The Ascension Gap

A sermon for the 7th Sunday after Easter and Ascension: Acts 1:1-11, Psalm 97, Revelation 22:12-14,16-17,20-21, John 17:20-26

The TV season is coming to close; I know because all the series are showing season ending cliff hangers; they want to leave us waiting; they are baiting us for next year. Angie and I just saw Star Wars VII and we are eagerly waiting for Episode VIII, that will likely be another year. If you did not know, the Empire was destroyed, and the Jedi are reforming under the guidance of Luke Skywalker. Rylo Ren, formerly Ben, Han and Leia’s son, Luke’s nephew, betrays Luke, under the influence of Snoke, the leader of the First Order, and all the Jedi students are killed. Luke disappears. The First Order is emerging as a new imperial force. Only a small resistance force stands in their way. Rey, a scavenger, and Finn, a disaffected storm trooper who desserts the First Order, join forces for survival. By chance they run into the resistance, many of the familiar characters: Han Solo, princes Leia, Chewbacca, R2D2 etc. are there. Near the end, in a dramatic fight, Han is killed by Rylo Ren. Not long afterward, Rey, who seems to exhibit the presence of the force within her, sets out and finds the reclusive Luke at the site of original Jedi Temple, here ends the movie ~ and we are left hanging (IMBD).

Six weeks ago the disciples were surprised by the empty tomb. According to Luke, the physician, not Skywalker, a couple of angles ask them “Why do you look for living among the dead?” (24:5) Since then there have been a number of surprise appearances. Thursday, 40 days after the initial surprise, Jesus ascends to heaven. Once again a couple of angles appear and ask the disciples “Why do stand around looking up into heaven?” Jesus has told the disciples to go to Jerusalem and wait for the arrival of the Spirit. We will celebrate that next week on Pentecost. The disciples think Jesus is talking about Israel, and the Kingdom of David, being restored, so they ask “Is this the time?” He answers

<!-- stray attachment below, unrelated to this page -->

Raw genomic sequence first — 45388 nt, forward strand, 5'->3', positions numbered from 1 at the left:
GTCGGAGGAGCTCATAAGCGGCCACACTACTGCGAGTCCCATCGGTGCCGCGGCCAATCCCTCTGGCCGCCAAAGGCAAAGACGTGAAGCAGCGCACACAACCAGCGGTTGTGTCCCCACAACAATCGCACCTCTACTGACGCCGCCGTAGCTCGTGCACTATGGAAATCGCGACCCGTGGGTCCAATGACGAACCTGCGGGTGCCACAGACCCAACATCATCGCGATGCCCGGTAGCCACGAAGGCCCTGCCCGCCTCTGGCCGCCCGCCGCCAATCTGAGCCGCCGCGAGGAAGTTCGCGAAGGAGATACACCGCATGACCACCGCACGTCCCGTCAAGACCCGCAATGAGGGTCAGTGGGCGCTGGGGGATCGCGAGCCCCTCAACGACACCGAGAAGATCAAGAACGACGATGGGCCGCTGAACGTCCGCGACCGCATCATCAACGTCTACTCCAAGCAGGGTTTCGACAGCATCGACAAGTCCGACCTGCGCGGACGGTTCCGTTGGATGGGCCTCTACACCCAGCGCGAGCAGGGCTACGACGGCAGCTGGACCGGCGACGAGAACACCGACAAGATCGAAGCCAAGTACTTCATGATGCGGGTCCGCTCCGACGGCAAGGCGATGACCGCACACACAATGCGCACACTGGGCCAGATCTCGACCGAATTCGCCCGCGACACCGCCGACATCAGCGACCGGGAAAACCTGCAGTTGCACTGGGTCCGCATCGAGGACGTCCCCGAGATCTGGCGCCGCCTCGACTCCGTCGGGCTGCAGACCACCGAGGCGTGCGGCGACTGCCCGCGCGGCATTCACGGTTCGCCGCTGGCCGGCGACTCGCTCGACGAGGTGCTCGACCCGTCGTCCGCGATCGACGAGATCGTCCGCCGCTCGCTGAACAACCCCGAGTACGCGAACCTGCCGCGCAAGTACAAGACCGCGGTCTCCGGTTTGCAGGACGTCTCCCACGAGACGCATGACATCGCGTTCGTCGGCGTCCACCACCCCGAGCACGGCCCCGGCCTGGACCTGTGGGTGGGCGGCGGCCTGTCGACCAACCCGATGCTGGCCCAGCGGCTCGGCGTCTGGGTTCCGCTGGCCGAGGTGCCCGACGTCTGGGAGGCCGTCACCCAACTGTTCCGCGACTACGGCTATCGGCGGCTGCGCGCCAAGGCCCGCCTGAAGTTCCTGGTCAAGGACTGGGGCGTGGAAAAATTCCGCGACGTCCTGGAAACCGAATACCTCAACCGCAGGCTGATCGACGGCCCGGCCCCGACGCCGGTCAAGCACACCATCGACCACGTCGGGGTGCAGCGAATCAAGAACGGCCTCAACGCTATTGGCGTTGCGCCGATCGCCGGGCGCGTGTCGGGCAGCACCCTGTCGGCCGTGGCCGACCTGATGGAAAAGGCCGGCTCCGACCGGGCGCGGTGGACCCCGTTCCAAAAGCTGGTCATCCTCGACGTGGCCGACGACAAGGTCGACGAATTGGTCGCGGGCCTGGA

“It is not for you to know the time, that is God’s business, but you will receive the power of the Spirit, and you will be my witnesses.”

Then Jesus ascends in a cloud. The disciples are left waiting.

Today we are waiting. Waiting is not a skill Americans as a culture admire or have, and it is something we try to ignore or overcome. If we are aware of the Church calendar we know:

  • Jesus is crucified
  • Jesus is risen
  • Jesus is back talking, eating, teaching,
  • Jesus is gone again.

I’m sure the refrain takes us to the Eucharistic acclamation:

 Christ has died,
Christ is risen,
Christ will rise again.

But just as on Good Friday, when we stayed at the foot of the Cross, now I invite us to stay in the Ascension gap. We are waiting between Jesus’ ascension and the arrival of the Spirit and everything that follows.

Note that Luke is writing after the destruction of the Temple. So, his readers are waiting, with disciples, for the arrival of the Spirit, in power, and they are also waiting for some sort of divine response to the destruction of the Temple, God’s residence on earth. Jesus’ teaching that Luke is passing on is that God’s and Jesus’ presence is less about geography and more being in relationship with us. In this way, Jesus’ ascension makes space for the Spirit to come (Jacobson, Lewis, and Skinner). Frank Couch notes that in waiting we should be cautious, and remember that God acts in God’s time, not ours. We should be wary and not assume that we have or can ever predict what God may be up to (Crouch). Wesley Allen writes that Jesus’ ascension emphasizes divine transcendence. It challenges us to deal with divine presence and revelation on the one hand and divine absence and silence on the other (Allen, Jr.). The Ascension, when Jesus says the disciples, including us, will be his witnesses, also brings us face to face with the reality that as disciples, we have some responsibility for what’s next. This time of waiting carves out space in time when we can join the disciples in pondering:

  • what it means to follow Jesus
  • what is it that we are expecting?